Berlin (CNSNews.com) – Three days of often violent protests in the Netherlands have raised concerns that unrest could spread to other countries, as a result of renewed lockdowns in response to coronavirus variants.
French and Belgian politicians fretted Wednesday that the protests against anti-COVID-19 measures in the Netherlands could spark resistance in their countries, as their governments mull the imposition of stricter measures.
Belgian Interior Minister Annelies Verlinden called for an increased police presence across cities in her country.
“The violent demonstrations that degenerated in the Netherlands have apparently incited certain people to call, also in our country, for demonstrations against the health measures,” she told Belgian broadcaster RTBF. “It’s better to be proactive. We’ve read the messages on social media networks, we have to avoid that happening here.”
In France, former Interior Minister Christopher Castaner warned that the introduction of another national lockdown in France could also lead to “civil disobedience.”
“From a health point of view, if everyone could stay at home, that would be great,” he said. “But from a political point of view, we’re on slippery ground.”
Protests in the Netherlands turned violent on Saturday, beginning with the burning of a COVID-19 testing center and the looting of stores. Dutch Prime Minister Mark Rutte condemned what he called “criminal violence.”
“I understand very well that many people in the Netherlands, myself included, find the corona measures tough,” Rutte said on Wednesday. “I even understand that some do not agree with them, but that can never be a reason for this kind of behavior.”
The Netherlands has in fact seen a declining rate of new COVID-19 cases, a dip of eight percent over the past week. But a curfew was added to existing lockdown rules to stem the spread of the virus variant that first emerged in the U.K., according to the government website.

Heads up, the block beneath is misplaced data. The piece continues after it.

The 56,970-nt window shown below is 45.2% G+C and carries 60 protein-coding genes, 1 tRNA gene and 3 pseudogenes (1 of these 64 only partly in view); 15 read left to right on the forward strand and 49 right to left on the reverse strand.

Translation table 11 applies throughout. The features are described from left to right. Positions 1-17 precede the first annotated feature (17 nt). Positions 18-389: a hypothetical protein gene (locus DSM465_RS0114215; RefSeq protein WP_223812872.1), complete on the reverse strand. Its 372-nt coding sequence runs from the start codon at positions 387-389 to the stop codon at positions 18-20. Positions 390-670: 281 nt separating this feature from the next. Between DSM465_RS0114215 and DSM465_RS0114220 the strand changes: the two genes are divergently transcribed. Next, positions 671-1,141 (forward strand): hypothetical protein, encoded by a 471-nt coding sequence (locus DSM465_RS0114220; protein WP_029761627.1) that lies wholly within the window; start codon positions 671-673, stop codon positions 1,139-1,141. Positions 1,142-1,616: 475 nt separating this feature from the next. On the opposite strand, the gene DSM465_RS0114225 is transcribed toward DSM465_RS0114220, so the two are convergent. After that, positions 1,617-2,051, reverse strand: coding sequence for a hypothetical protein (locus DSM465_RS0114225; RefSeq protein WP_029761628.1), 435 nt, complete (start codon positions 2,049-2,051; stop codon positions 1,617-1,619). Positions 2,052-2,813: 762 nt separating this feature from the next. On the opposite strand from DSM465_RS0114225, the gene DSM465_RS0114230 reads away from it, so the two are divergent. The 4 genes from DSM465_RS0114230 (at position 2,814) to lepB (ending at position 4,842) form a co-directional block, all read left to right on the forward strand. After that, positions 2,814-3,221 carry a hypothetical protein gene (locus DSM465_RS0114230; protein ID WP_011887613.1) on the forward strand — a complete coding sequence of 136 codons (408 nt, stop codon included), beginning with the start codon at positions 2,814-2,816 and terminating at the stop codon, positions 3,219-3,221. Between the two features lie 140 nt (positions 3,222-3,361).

Belgium and France are both experiencing an increase in cases, with an eight percent and ten percent increase over the past week respectively. Both expressed concern over new virus variants, which are considered more transmissible.
Belgium on Monday announced a ban on all “non-essential” travel from January 27 until March, while French government spokesperson Gabriel Attal said Wednesday it was considering a “very tight” lockdown, as a nighttime curfew beginning at 6 PM was not "sufficiently" stemming the spread.
Denmark and Spain also saw smaller protests over the weekend, with five people arrested in Copenhagen. A crowd of 1,000 protesters gathered in Madrid, calling for an end to lockdowns.
Germany, Europe’s biggest economy, recently extended its lockdown to February 14. Chancellor Angela Merkel called the spread of new virus variants a “serious threat” to efforts to contain the virus, echoing concerns raised by other European governments.
A market research survey published Wednesday by the Society for Consumer Research found 54 percent of Germans were “moderately” or “very” concerned about their personal financial future, the highest level recorded since the start of the pandemic.
A German group calling itself Querdenken (“lateral thinking”), and believed to include some on the far-right, has been actively protesting lockdown measures, attracting around 40,000 people to a protest in August. This week the group resumed protests in the city of Stuttgart, where it originally emerged.
Christian Hoebe, professor of infectious disease control at Maastricht University in the Netherlands, said that increased infectiousness of the variant that emerged in the U.K. – R1.3 versus R0.89 – could trigger a “third wave” if not preemptively stemmed through tighter measures.
(R is the number of people that one infected person will pass the virus on to, on average. R1.3 means that, on average, one infected person will spread COVID-19 to 1.3 other people.)
“We recommend continued or even stricter lockdowns to decrease the number of cases as much as possible in the time window before these variants become dominant,” he said.
Hoebe, a member of the Dutch national outbreak management team, said that the recent protests were unlikely to harm current efforts to curb the virus, adding that there is a visible difference between peaceful protests based on criticism towards policies, and criminal behavior on the street, which he said has no “real connection to COVID-19 policy, except for maybe boredom.”
“We have to consider the fact that only a small group was involved in these protests. The majority of the Dutch still endorse the policy,” he said. “Although nobody likes it, for most it’s clear this is needed.”